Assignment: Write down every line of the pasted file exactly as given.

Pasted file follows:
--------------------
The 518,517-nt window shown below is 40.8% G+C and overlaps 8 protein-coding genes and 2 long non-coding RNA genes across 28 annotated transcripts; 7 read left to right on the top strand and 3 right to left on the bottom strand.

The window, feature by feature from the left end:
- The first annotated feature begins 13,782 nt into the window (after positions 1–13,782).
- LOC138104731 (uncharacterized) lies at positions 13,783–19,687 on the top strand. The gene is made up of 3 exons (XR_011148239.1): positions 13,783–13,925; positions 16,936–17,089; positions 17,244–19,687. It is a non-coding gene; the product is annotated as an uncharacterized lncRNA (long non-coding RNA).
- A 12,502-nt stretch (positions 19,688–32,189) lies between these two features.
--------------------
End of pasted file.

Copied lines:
The 518,517-nt window shown below is 40.8% G+C and overlaps 8 protein-coding genes and 2 long non-coding RNA genes across 28 annotated transcripts; 7 read left to right on the top strand and 3 right to left on the bottom strand.

The window, feature by feature from the left end:
- The first annotated feature begins 13,782 nt into the window (after positions 1–13,782).
- LOC138104731 (uncharacterized) lies at positions 13,783–19,687 on the top strand. The gene is made up of 3 exons (XR_011148239.1): positions 13,783–13,925; positions 16,936–17,089; positions 17,244–19,687. It is a non-coding gene; the product is annotated as an uncharacterized lncRNA (long non-coding RNA).
- A 12,502-nt stretch (positions 19,688–32,189) lies between these two features.